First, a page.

In my time living abroad, mostly in Toronto, Tradewinds gigs took me all over North America and to Mother England, and, of course, all over the Caribbean.
I wrote a column on this topic some time ago, but following some recent brouhaha in our local media over the quality of a particular artistic production, it is clearly a focus we have to keep revisiting, It’s not obvious – in fact it’s often completely overlooked – but the truth is that in every high quality performance in the arts, the writing is the key.
Lately I’ve been overrun with old memories, some of them going back decades, like my Mom passing away and my sister Celia, both in Toronto, and my first wife, Dorothy, who was from Scotland.
Memory does not tell me exactly how many years back, but several decades ago I recorded a song, IS WE OWN, with Tradewinds, essentially highlighting aspects of Guyanese culture that constitute an integral part of our way of life, and the song has now become one of the Tradewinds standards frequently heard on radio and at various public functions.
We grow up in Guyana, and the Caribbean generally, with this notion of jumbie, soucoyant, ol’ higue, etc.
Two days ago, out of the blue, I had an awful experience with the sudden death of a friend here, Colin Ming, in a traffic accident (he was on a motorbike) that just shattered me.
Coming back here to live some eleven years ago, I began writing a regular column for Stabroek News.
Learning, or more appropriately, perhaps, “awareness” is the better word, is usually a gradual, inch by inch process, building and building to finally get there as a shape you can put your mind around.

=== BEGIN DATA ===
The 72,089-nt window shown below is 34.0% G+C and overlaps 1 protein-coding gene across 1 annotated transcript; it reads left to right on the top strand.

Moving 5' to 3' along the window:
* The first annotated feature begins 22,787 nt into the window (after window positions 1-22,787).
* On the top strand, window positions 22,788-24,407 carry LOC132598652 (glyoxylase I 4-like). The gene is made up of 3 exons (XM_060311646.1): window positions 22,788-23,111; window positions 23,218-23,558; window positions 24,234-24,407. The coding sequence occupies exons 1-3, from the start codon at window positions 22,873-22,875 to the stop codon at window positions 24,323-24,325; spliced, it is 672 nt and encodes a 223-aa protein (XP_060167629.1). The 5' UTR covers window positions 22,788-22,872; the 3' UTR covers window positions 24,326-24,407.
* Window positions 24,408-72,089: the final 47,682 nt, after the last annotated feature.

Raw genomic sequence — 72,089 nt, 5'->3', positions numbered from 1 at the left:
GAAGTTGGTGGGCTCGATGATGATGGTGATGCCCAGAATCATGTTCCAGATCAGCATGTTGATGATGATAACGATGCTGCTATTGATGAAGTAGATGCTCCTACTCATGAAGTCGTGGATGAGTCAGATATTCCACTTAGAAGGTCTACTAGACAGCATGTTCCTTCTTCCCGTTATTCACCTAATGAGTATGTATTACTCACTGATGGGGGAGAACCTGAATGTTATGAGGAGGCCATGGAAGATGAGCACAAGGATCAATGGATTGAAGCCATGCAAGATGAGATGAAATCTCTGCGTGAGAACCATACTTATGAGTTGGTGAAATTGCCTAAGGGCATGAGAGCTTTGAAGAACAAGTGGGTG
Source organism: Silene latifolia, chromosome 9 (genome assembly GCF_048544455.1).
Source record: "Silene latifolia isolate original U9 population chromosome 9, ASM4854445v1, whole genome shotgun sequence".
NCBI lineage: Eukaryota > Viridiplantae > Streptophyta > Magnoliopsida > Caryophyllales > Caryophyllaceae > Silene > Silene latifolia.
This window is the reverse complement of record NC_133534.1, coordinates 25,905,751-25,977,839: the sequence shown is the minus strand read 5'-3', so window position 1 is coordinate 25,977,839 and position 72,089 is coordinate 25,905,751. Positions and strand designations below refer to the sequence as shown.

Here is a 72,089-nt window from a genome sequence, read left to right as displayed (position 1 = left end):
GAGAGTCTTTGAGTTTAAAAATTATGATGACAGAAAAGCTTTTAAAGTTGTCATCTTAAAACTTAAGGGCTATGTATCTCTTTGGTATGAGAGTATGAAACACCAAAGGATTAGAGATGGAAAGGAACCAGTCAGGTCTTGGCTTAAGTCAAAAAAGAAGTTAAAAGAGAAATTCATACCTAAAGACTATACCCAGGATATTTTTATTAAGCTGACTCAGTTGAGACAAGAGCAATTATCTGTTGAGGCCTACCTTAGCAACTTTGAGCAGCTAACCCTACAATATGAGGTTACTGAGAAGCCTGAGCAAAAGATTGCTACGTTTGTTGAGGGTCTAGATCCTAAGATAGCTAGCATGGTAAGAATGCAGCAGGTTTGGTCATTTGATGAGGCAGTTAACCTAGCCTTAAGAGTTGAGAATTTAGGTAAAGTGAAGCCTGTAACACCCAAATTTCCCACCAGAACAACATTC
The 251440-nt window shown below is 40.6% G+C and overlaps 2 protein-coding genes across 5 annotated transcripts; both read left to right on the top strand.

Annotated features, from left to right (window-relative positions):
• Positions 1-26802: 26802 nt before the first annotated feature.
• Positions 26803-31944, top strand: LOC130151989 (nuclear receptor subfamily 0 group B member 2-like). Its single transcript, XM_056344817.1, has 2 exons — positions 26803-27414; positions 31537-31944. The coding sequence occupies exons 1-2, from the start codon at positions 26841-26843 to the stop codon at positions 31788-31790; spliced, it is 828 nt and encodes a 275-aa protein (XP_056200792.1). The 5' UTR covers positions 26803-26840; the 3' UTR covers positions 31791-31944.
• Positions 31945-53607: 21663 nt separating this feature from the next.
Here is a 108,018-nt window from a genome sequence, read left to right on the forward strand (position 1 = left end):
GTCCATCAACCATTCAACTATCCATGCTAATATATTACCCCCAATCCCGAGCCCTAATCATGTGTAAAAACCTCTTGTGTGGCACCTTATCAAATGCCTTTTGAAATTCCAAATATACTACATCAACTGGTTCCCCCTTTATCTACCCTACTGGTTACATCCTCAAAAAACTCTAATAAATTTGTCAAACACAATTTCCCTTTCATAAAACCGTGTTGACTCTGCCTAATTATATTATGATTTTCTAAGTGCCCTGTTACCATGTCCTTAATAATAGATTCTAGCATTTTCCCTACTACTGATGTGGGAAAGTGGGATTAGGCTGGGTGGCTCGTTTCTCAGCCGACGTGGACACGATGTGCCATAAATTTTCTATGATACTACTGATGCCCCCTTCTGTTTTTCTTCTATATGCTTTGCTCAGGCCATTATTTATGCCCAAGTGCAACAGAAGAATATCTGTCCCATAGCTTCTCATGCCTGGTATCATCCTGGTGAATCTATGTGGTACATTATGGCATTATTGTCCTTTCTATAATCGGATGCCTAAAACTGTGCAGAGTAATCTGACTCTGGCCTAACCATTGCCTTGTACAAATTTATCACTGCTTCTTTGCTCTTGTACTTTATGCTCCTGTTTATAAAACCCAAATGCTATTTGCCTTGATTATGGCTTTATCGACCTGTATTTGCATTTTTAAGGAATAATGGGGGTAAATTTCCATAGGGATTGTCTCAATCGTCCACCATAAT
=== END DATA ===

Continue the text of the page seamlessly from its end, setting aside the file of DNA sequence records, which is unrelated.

In the course of having a career in music, which led to my doing a series of columns headed SO IT GO in Sunday Stabroek, material of one sort of another comes to me in diverse ays.
Living in Guyana one has to struggle some days to look past this or that irregularity– street garbage; Exxon flaring; inhumane treatment of animals; etc–but some days the light comes on.
One of the little known stories in the Dave Martins folder would be the time I spent after graduating from Saints Stanislaus College working for B.G.
Going in, I have heard all the stories about the Pit Bull breed of dogs, with their potential to be aggressive and even dangerous, but my experience with Peppa, the Pit Bull owned by my stepson Alex Arjoon, my wife Annette’s son from her previous marriage, has been a total joy in the going on two years we’ve known her.
1.People see me living here again, and some have said to my face “You had a chance to stay outside bro, what bring you back to this place?”
You’re in Guyana for a week, or for a longer spell Let me give you some background, it will serve you well.
It occurred to me recently, after a long, rambling conversation with a young musician hopeful, that unless one has gone down that road, you have no idea of how very difficult, I would even say daunting, that path is.
We think when something ends in our life That we will be braced for it, but very often that’s not the case We only know when we get the hit.
In the midst of all the continuing malaise triggered by the COVID pandemic here, one of the lesser noted consequences is the effect on the music industry.
Going in, I admit to being rather easily astonished, so perhaps it’s not strange that I am completely bowled over by some of the actions one sees ordinary citizens in their daily lives delivering to various animals and birds in their care.
Like most people in their growing up years, I discovered early the influence music can have in our lives, ranging from birthday parties to wedding receptions to special days in the year, and in celebrations big and small in venues ranging from simple to elaborate.
Guyana is such a vast and multi-dimensional kind of country that one could a write a column about the different aspects of the place, every week for a year, and still not cover it all.